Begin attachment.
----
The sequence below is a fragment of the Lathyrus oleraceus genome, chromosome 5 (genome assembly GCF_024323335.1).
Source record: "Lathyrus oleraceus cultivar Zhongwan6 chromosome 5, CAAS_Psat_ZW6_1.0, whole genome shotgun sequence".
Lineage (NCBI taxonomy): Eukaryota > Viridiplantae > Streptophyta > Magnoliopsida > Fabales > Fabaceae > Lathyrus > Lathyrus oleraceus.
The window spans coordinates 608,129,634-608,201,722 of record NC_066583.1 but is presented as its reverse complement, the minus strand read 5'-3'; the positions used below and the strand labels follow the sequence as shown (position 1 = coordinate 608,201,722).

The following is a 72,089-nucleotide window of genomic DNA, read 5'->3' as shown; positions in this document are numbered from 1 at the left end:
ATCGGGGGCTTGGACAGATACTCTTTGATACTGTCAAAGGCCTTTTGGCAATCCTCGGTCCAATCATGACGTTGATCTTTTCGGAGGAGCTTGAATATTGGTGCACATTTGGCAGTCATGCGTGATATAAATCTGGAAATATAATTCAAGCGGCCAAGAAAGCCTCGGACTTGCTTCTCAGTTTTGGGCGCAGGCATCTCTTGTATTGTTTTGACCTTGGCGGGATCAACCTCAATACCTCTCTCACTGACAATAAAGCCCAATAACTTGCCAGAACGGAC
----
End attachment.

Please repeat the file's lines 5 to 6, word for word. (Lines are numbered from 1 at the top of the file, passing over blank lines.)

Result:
The following is a 72,089-nucleotide window of genomic DNA, read 5'->3' as shown; positions in this document are numbered from 1 at the left end:
ATCGGGGGCTTGGACAGATACTCTTTGATACTGTCAAAGGCCTTTTGGCAATCCTCGGTCCAATCATGACGTTGATCTTTTCGGAGGAGCTTGAATATTGGTGCACATTTGGCAGTCATGCGTGATATAAATCTGGAAATATAATTCAAGCGGCCAAGAAAGCCTCGGACTTGCTTCTCAGTTTTGGGCGCAGGCATCTCTTGTATTGTTTTGACCTTGGCGGGATCAACCTCAATACCTCTCTCACTGACAATAAAGCCCAATAACTTGCCAGAACGGAC